Are they safe and secure?
Keeping records is an important part of our everyday work. We take our responsibility for keeping records safe very seriously and we take extra care that information given in confidence is kept securely.
The personal information we hold about you is covered by the Data Protection Act 2018. The Act requires Adult Social Care to comply with the rules of good information handling practices, known as the data protection principles. These principles require, among other things, that personal data is processed fairly and lawfully, is accurate and relevant and is subject to appropriate security.
All of Adult Social Care's employees sign a confidentiality agreement and work to strict rules on the use of your personal information.
Times when we share your information
There are times when it is essential to share information with other professionals so they can help you. For example, it could be your doctor, a district nurse or an agency providing services to you.
You will be asked to agree that we can do this when your assessment starts. As required by the Data Protection Act, where information has to be shared, we take great care to ensure that only the minimum information necessary is shared.
In a few exceptional cases the law requires us to provide information about you without getting your permission or telling you about it. For example, when it would prevent harm to you or someone else or to assist with the prevention and detection of crime.
How long are my records kept for?
Usually we only keep records for a set time after you last had contact with us. In some circumstances the law says we have to keep information about you for a longer time.
Records that are no longer required are destroyed. Paper files are securely destroyed and computer files are deleted.
Can I apply to see my records?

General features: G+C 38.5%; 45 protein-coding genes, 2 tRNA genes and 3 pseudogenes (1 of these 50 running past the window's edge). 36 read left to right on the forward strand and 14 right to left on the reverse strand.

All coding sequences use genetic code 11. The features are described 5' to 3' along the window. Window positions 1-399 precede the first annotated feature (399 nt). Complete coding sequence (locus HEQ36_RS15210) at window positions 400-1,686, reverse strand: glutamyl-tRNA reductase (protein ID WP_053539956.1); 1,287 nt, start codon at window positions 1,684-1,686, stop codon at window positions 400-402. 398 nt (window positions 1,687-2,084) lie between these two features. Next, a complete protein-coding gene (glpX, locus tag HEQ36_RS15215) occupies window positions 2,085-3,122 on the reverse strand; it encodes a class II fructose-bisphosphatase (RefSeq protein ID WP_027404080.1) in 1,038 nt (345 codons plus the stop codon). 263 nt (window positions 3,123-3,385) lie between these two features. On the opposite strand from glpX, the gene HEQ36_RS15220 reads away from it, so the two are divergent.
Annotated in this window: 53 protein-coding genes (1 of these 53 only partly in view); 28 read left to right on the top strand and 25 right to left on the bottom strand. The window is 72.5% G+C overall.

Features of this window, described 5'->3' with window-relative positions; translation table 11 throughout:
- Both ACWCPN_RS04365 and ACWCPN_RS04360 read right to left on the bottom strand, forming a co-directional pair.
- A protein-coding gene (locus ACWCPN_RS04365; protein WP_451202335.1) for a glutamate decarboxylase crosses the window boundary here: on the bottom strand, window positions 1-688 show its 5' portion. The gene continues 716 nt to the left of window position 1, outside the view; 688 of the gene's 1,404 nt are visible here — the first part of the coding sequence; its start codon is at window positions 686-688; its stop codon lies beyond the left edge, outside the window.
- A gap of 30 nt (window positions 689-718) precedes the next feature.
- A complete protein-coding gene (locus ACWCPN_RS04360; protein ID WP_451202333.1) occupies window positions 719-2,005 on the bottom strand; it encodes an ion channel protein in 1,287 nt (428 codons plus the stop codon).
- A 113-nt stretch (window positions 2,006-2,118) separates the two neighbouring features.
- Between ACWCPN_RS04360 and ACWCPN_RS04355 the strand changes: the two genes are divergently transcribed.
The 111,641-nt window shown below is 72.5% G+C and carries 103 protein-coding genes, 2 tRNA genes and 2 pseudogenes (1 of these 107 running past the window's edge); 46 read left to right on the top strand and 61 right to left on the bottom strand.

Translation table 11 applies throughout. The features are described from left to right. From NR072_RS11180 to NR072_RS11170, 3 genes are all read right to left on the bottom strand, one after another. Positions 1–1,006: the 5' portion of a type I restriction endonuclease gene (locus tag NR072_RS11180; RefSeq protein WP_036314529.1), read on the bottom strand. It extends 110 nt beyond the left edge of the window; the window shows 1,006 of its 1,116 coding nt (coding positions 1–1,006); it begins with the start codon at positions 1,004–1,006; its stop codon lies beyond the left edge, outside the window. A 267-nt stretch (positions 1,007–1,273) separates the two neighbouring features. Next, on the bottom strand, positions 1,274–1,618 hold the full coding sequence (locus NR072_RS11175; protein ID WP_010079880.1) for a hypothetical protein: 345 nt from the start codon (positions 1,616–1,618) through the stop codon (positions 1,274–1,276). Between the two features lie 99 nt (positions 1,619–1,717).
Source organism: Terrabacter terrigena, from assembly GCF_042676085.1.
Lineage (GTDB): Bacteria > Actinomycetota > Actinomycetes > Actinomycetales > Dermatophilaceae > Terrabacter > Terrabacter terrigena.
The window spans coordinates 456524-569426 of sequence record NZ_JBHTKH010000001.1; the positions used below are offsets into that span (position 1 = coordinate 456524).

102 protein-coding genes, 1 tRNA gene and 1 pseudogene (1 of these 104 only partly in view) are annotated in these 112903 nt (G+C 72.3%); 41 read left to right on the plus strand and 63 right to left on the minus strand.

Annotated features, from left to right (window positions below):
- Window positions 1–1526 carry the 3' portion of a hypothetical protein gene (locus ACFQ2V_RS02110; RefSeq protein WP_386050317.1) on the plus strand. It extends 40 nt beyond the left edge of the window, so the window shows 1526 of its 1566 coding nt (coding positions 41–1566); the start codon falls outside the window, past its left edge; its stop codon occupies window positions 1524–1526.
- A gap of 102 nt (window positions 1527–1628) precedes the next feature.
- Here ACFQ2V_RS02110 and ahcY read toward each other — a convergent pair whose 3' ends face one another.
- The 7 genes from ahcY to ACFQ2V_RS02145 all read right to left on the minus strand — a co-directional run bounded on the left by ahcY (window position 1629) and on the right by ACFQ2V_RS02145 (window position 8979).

You have the right by law to see records we keep about you. You can also have a copy of these to keep.
You should make your request to see your records in writing. If Adult Social Care helps you now, your social worker (or the person you usually deal with) can also help you with your request.
The written request should be sent, along with two forms of identification to:
Address: Information Governance Unit, Floor 2, Number One Riverside,
Smith Street, Rochdale, OL16 1XU.
Two proofs of identity (one of which should be photo ID) can include:
- A copy of either a passport, birth certificate or driving license
- A copy of an official document that clearly shows your address (for example, a recent utility bill).
You will receive an acknowledgement by post or email to confirm your request has been received, and a full response will be provided within 30 calendar days containing all information you are entitled to.
What if information on my records is incorrect?
If you think any information recorded about you is wrong, you should tell us straightaway. We will look into your concerns and either correct the information on your record, or if we do not agree that the information is wrong, we will record your disagreement on your records
Get in touch:
Address: Adult Care
Floor 3, Number One Riverside,
Rochdale, OL16 1UX